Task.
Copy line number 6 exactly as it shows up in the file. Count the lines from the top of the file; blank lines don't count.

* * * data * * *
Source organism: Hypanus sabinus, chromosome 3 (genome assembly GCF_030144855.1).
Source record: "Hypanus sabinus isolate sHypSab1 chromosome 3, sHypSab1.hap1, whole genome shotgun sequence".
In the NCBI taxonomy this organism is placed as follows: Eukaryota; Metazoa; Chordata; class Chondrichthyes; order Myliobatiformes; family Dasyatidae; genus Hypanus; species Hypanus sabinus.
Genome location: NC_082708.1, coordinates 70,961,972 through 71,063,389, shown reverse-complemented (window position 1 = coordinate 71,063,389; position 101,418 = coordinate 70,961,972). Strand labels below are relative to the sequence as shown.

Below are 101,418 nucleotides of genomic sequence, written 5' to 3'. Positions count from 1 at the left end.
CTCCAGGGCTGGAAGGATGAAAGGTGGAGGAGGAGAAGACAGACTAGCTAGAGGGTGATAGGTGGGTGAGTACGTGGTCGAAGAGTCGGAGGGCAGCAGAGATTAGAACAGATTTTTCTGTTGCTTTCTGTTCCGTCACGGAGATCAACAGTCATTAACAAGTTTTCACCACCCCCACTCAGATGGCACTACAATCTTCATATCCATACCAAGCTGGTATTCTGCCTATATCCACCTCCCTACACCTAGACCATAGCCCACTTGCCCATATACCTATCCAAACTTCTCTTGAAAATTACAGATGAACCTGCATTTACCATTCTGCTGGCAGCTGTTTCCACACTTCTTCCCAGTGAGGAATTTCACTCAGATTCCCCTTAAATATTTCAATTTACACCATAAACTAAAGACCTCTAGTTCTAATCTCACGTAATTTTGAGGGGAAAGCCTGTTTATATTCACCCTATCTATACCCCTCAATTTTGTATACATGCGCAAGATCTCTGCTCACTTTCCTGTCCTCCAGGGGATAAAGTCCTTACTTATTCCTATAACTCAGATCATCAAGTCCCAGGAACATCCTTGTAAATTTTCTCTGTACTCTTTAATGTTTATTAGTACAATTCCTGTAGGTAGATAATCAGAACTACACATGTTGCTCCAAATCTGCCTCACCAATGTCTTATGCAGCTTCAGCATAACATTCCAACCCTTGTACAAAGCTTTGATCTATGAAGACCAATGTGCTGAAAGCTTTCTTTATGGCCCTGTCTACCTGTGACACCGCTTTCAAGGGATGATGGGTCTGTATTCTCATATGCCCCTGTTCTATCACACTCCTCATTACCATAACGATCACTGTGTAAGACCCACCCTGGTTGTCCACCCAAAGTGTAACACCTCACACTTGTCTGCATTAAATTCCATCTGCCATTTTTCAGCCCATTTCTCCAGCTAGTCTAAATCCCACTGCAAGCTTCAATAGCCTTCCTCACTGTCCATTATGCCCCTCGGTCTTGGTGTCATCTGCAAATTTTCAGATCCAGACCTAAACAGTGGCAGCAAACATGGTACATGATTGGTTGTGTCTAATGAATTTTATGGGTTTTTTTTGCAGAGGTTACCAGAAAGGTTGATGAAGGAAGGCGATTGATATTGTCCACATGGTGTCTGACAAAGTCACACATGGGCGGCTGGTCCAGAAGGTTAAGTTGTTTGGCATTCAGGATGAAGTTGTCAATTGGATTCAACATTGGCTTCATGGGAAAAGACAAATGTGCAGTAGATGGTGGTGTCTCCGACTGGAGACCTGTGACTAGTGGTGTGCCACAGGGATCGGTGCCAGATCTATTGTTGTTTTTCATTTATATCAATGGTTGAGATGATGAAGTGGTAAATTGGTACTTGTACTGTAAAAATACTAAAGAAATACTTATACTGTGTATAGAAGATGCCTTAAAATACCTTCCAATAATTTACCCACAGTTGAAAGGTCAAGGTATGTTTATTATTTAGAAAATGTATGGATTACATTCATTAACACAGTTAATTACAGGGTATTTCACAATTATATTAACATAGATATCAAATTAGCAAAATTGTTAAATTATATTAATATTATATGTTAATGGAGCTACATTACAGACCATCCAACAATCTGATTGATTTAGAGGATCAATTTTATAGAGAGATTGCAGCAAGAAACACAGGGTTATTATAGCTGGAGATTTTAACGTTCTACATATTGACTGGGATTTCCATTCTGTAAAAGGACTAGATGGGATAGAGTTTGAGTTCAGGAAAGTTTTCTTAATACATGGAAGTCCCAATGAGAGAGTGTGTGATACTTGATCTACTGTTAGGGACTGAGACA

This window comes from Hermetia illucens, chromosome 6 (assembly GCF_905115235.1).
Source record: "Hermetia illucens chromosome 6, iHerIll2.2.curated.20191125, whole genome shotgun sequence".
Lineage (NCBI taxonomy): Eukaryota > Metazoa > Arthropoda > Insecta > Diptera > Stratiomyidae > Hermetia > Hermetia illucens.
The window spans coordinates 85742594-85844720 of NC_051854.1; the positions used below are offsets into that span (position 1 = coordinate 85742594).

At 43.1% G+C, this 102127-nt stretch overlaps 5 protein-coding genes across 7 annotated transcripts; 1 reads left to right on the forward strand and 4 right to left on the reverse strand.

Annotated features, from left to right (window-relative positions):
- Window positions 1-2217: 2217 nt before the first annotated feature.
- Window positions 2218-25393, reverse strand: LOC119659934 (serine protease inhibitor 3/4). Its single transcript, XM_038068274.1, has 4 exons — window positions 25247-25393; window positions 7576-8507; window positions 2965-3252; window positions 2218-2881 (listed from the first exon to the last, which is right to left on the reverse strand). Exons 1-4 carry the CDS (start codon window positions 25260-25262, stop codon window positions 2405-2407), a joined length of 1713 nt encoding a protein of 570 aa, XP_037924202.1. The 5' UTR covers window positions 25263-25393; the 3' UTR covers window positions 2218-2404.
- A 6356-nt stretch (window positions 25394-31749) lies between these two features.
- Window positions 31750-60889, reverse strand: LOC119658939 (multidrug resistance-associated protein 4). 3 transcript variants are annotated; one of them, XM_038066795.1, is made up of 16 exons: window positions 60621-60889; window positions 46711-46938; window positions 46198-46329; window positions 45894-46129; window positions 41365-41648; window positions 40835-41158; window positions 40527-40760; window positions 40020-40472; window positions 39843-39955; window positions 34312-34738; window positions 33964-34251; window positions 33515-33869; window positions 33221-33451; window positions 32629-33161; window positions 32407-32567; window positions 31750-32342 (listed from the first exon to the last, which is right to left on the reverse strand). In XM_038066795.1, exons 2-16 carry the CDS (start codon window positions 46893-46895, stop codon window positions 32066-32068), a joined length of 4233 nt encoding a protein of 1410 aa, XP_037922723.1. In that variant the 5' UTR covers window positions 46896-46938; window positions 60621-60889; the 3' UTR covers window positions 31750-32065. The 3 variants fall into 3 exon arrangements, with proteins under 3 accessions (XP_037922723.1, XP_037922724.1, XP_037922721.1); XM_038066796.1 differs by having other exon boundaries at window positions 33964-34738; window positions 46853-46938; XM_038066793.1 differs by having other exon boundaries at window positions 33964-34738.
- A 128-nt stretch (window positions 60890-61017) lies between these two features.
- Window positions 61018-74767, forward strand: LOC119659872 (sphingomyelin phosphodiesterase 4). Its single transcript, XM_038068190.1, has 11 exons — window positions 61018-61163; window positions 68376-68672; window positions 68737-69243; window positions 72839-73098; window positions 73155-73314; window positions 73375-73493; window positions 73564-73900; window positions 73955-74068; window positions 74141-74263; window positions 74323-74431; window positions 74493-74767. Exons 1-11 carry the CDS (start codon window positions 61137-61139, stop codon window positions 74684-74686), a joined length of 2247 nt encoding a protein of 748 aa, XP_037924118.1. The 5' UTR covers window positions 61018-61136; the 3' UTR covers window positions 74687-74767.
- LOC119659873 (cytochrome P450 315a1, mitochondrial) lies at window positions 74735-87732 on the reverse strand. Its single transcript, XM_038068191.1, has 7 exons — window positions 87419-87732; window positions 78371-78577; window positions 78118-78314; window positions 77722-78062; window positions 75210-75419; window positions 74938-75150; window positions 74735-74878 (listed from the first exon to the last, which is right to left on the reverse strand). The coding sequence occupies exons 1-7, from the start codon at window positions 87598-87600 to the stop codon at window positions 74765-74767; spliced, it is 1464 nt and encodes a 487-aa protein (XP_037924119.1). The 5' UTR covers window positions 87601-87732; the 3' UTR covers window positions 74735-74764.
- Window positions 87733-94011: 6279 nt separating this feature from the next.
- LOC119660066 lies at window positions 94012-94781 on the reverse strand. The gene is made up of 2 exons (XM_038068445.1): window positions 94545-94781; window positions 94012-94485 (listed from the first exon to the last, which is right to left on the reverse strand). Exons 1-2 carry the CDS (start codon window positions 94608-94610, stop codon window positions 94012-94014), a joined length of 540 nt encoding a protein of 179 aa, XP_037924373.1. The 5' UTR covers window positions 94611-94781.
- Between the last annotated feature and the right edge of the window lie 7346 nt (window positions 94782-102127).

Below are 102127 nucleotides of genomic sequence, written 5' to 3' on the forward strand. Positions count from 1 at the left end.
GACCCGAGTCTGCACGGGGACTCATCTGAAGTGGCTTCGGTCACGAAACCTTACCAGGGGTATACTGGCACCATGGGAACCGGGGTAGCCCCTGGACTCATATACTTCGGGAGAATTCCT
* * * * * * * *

CTCCAGGGCTGGAAGGATGAAAGGTGGAGGAGGAGAAGACAGACTAGCTAGAGGGTGATAGGTGGGTGAGTACGTGGTCGAAGAGTCGGAGGGCAGCAGAGATTAGAACAGATTTTTCTGTTGCTTTCTGTTCCGTCACGGAGATCAACAGTCATTAACAAGTTTTCACCACCCCCACTCAGATGGCACTACAATCTTCATATCCATACCAAGCTGGTATTCTGCCTATATCCACCTCCCTACACCTAGACCATAGCCCACTTGCCCATATACCTATCCAAACTTCTCTTGAAAATTACAGATGAACCTGCATTTACCATTCTGCTGGCAGCTGTTTCCACACTTCTTCCCAGTGAGGAATTTCACTCAGATTCCCCTTAAATATTTCAATTTACACCATAAACTAAAGACCTCTAGTTCTAATCTCACGTAATTTTGAGGGGAAAGCCTGTTTATATTCACCCTATCTATACCCCTCAATTTTGTATACATGCGCAAGATCTCTGCTCACTTTCCTGTCCTCCAGGGGATAAAGTCCTTACTTATTCCTATAACTCAGATCATCAAGTCCCAGGAACATCCTTGTAAATTTTCTCTGTACTCTTTAATGTTTATTAGTACAATTCCTGTAGGTAGATAATCAGAACTACACATGTTGCTCCAAATCTGCCTCACCAATGTCTTATGCAGCTTCAGCATAACATTCCAACCCTTGTACAAAGCTTTGATCTATGAAGACCAATGTGCTGAAAGCTTTCTTTATGGCCCTGTCTACCTGTGACACCGCTTTCAAGGGATGATGGGTCTGTATTCTCATATGCCCCTGTTCTATCACACTCCTCATTACCATAACGATCACTGTGTAAGACCCACCCTGGTTGTCCACCCAAAGTGTAACACCTCACACTTGTCTGCATTAAATTCCATCTGCCATTTTTCAGCCCATTTCTCCAGCTAGTCTAAATCCCACTGCAAGCTTCAATAGCCTTCCTCACTGTCCATTATGCCCCTCGGTCTTGGTGTCATCTGCAAATTTTCAGATCCAGACCTAAACAGTGGCAGCAAACATGGTACATGATTGGTTGTGTCTAATGAATTTTATGGGTTTTTTTTGCAGAGGTTACCAGAAAGGTTGATGAAGGAAGGCGATTGATATTGTCCACATGGTGTCTGACAAAGTCACACATGGGCGGCTGGTCCAGAAGGTTAAGTTGTTTGGCATTCAGGATGAAGTTGTCAATTGGATTCAACATTGGCTTCATGGGAAAAGACAAATGTGCAGTAGATGGTGGTGTCTCCGACTGGAGACCTGTGACTAGTGGTGTGCCACAGGGATCGGTGCCAGATCTATTGTTGTTTTTCATTTATATCAATGGTTGAGATGATGAAGTGGTAAATTGGTACTTGTACTGTAAAAATACTAAAGAAATACTTATACTGTGTATAGAAGATGCCTTAAAATACCTTCCAATAATTTACCCACAGTTGAAAGGTCAAGGTATGTTTATTATTTAGAAAATGTATGGATTACATTCATTAACACAGTTAATTACAGGGTATTTCACAATTATATTAACATAGATATCAAATTAGCAAAATTGTTAAATTATATTAATATTATATGTTAATGGAGCTACATTACAGACCATCCAACAATCTGATTGATTTAGAGGATCAATTTTATAGAGAGATTGCAGCAAGAAACACAGGGTTATTATAGCTGGAGATTTTAACGTTCTACATATTGACTGGGATTTCCATTCTGTAAAAGGACTAGATGGGATAGAGTTTGAGTTCAGGAAAGTTTTCTTAATACATGGAAGTCCCAATGAGAGAGTGTGTGATACTTGATCTACTGTTAGGGACTGAGACA